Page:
Some county pension officials in Pennsylvania are keeping a watchful eye on money manager C.S. McKee, Pittsburgh.
McKee manages money for at least 40 county funds in Pennsylvania. In most cases, the firm is sole manager. Collectively, C.S. McKee manages at least $312 million for these funds.
Some county officials are accusing McKee of improper campaign contributions and poor performance. As a result, many pension officers are considering hiring consultants or additional money managers.
"Just because something is legal, doesn't mean it's proper," Butler County Controller John McMillin Jr. said of the campaign contributions from McKee.
In his county, County Commissioner Glenn L. Anderson accepted a $100 contribution from Norman Allan, senior vice president at C.S. McKee, to help Mr. Anderson's 1995 re-election bid, according to county elections bureau.
Mr. McMillin lost in his effort to hire an investment consultant so the $50 million Butler County pension fund could monitor sole manager C.S. McKee. Mr. Anderson opposed the hiring.
Mr. Anderson said he voted against it mostly because of the cost. Overall, he said, he has been satisfied with the manager's performance. In looking at other firms, the commissioner said, their performance was only 4% or 5% compared to McKee's 12%.
The consensus seemed to be that C.S. McKee had done quite well, Mr. McMillin said. But he wanted a consultant to better monitor the performance. The issue of whether to hire a consulting firm probably will be resurrected later in the year, he said.
Other counties that use the firm are going through similar processes. In Northhampton County, Barbara Bigelow, director of fiscal affairs, successfully fought to hire Peirce Park, Wilmington, Del., to help review investment policy and risk tolerance for the county's $153 million fund. McKee is the county's sole manager.
Ms. Bigelow said she has experienced "a crisis in attitude." Her main concern is whether the fund is diversified enough to protect it from market fluctuation.
One of her biggest complaints is with the pension fund's investment policy. (Ms. Bigelow says the policy was written by McKee employees; Mr. Allan says his firm assisted the board in writing it.)
According to Ms. Bigelow, the policy states: "The (investment) objective shall not be tied to the performance of any market indices or any other managers." She added the policy includes the board's desire to have a return three to four percentage points better that the rate of inflation. (The policy sets an objective of 9% compound annual performance). She believes this is not a high enough standard for the fund.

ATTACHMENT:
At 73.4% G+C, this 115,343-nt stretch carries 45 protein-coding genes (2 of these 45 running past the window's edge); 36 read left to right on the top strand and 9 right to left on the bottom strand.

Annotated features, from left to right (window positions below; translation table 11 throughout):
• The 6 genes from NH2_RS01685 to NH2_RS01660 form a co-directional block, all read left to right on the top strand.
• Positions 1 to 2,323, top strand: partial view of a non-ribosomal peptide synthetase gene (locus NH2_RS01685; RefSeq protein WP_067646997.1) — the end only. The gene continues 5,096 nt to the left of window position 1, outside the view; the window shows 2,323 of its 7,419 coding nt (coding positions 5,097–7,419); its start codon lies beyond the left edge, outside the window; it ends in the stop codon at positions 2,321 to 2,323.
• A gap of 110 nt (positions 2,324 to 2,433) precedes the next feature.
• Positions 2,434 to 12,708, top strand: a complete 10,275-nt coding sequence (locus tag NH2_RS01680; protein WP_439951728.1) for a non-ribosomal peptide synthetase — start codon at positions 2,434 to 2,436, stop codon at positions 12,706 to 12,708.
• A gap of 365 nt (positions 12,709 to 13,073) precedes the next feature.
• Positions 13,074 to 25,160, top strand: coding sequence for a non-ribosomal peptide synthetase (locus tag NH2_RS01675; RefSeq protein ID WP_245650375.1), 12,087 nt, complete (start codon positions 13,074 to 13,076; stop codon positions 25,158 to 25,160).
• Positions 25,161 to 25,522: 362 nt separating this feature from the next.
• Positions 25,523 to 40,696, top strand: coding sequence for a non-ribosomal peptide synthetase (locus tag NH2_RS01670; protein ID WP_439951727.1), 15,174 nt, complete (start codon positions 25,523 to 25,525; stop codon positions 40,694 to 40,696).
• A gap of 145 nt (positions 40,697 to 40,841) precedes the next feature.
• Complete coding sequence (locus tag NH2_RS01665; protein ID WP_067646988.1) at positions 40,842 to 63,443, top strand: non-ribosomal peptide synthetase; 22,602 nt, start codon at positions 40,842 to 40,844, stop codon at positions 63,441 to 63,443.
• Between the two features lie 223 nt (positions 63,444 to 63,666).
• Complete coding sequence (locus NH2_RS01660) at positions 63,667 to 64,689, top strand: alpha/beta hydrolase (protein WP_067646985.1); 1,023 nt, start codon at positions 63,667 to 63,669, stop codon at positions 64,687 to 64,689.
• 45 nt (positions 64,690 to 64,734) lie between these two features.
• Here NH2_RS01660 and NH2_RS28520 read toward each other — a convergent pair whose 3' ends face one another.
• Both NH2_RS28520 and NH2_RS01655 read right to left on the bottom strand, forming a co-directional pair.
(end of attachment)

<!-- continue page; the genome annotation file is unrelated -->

McKee's Mr. Allan said the firm's performance is compared with specific benchmarks that either a fund or C.S. McKee has chosen and that generally are listed in investment policies.
C.S. McKee employees also have written the investment policy for Monroe and Butler counties. Performance is also an issue in these counties.
In Butler, said Mr. McMillan, "Sometimes they show it (performance) for the first six months if they beat it (the index), but sometimes they don't. They don't seem to be consistent."
In another case, Kelly Lewis, county controller for Monroe County, said trustees of the county's $23 million pension fund decided to adopt a new investment plan with C.S. McKee - a policy that tied McKee to a benchmark.
Mr. Lewis says his fund's 15-year equity performance - with C.S. McKee - outperformed the stock market in each of five years, and lagged behind for 10 years.
Mr. Lewis thinks the fund should look into indexing.
McKee's Mr. Allan said Mr. Lewis' criticisms of the firm's performance "were rebuffed by the board."
According to the Monroe County bureau of commissions, elections and legislation, County Commissioner Janet Weidensaul received $300 in campaign contributions from Mr. Allan; Commissioner James E. Cadue got $200. They serve on the pension board.
Campaign contributions do not present a conflict of interests, according Mr. Allan. "If we have them asking us for help with their campaigns, sure, we will do it."
He emphasized the legality of the contributions, which have been made in his name. Pennsylvania law dictates corporations cannot contribute to political campaigns.
In Bellefonte, Pa., Centre County Election Bureau records revealed all but one retirement board member received campaign money from Mr. Allan. Donald Asendorf, county controller, is among those. He said he doesn't see any problems with C.S.McKee, but said one or two commissioners were considering other managers.
Trustees of the $28 million Bradford County Employees' Retirement Fund, Towanda, will decide by Oct. 28 whether to do a search for an investment manager. said Gary L. Wood, chief clerk and secretary to the pension board. The board now uses McKee as sole manager, and is happy with its performance. Mr. Wood said the board is considering other managers because it has been inundated with firms seeking the fund's business.
County election records did not show Norman Allan's name as a campaign contributor there.
The $28 million Armstrong County Employees' Retirement Fund, Kittanning, is considering hiring a consultant to monitor performance and to help the board to decide whether to add another money manager, said Darlene Pike, county controller. McKee is its sole manager. The board had decided to consider other firms once the fund had grown to a certain asset size, said Sondra L. Mervis, county treasurer. Campaign finance reports for the controller's and treasurer's campaigns did not show Mr. Allan as a contributor.